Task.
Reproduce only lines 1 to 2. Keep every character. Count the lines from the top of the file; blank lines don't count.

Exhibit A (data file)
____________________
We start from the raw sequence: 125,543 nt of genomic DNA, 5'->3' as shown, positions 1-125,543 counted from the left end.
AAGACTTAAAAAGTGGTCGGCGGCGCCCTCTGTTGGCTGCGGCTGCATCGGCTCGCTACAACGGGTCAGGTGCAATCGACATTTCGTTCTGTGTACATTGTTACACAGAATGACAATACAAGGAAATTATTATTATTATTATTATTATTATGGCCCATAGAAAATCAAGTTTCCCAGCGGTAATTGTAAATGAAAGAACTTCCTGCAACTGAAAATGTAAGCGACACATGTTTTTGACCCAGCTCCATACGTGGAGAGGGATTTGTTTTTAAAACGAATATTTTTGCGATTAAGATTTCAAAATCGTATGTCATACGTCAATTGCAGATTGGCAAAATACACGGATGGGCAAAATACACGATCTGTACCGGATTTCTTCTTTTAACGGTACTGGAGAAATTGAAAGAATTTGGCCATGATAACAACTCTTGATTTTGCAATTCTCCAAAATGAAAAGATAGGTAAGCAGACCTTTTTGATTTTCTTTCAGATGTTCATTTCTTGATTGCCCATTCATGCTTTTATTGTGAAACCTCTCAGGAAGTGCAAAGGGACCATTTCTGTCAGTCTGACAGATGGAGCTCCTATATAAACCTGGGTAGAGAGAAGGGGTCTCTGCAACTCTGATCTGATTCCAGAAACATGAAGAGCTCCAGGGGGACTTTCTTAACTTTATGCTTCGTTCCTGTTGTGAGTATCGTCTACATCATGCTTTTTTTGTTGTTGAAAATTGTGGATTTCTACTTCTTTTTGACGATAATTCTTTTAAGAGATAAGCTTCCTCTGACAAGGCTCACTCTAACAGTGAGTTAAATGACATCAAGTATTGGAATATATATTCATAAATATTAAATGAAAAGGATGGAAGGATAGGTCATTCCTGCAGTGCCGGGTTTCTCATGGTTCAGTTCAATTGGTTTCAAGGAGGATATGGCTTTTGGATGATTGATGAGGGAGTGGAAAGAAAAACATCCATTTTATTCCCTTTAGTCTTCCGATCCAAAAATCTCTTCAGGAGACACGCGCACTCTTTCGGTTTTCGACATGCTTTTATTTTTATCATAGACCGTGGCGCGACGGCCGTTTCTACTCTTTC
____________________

We start from the raw sequence: 125,543 nt of genomic DNA, 5'->3' as shown, positions 1-125,543 counted from the left end.
AAGACTTAAAAAGTGGTCGGCGGCGCCCTCTGTTGGCTGCGGCTGCATCGGCTCGCTACAACGGGTCAGGTGCAATCGACATTTCGTTCTGTGTACATTGTTACACAGAATGACAATACAAGGAAATTATTATTATTATTATTATTATTATGGCCCATAGAAAATCAAGTTTCCCAGCGGTAATTGTAAATGAAAGAACTTCCTGCAACTGAAAATGTAAGCGACACATGTTTTTGACCCAGCTCCATACGTGGAGAGGGATTTGTTTTTAAAACGAATATTTTTGCGATTAAGATTTCAAAATCGTATGTCATACGTCAATTGCAGATTGGCAAAATACACGGATGGGCAAAATACACGATCTGTACCGGATTTCTTCTTTTAACGGTACTGGAGAAATTGAAAGAATTTGGCCATGATAACAACTCTTGATTTTGCAATTCTCCAAAATGAAAAGATAGGTAAGCAGACCTTTTTGATTTTCTTTCAGATGTTCATTTCTTGATTGCCCATTCATGCTTTTATTGTGAAACCTCTCAGGAAGTGCAAAGGGACCATTTCTGTCAGTCTGACAGATGGAGCTCCTATATAAACCTGGGTAGAGAGAAGGGGTCTCTGCAACTCTGATCTGATTCCAGAAACATGAAGAGCTCCAGGGGGACTTTCTTAACTTTATGCTTCGTTCCTGTTGTGAGTATCGTCTACATCATGCTTTTTTTGTTGTTGAAAATTGTGGATTTCTACTTCTTTTTGACGATAATTCTTTTAAGAGATAAGCTTCCTCTGACAAGGCTCACTCTAACAGTGAGTTAAATGACATCAAGTATTGGAATATATATTCATAAATATTAAATGAAAAGGATGGAAGGATAGGTCATTCCTGCAGTGCCGGGTTTCTCATGGTTCAGTTCAATTGGTTTCAAGGAGGATATGGCTTTTGGATGATTGATGAGGGAGTGGAAAGAAAAACATCCATTTTATTCCCTTTAGTCTTCCGATCCAAAAATCTCTTCAGGAGACACGCGCACTCTTTCGGTTTTCGACATGCTTTTATTTTTATCATAGACCGTGGCGCGACGGCCGTTTCTACTCTTTC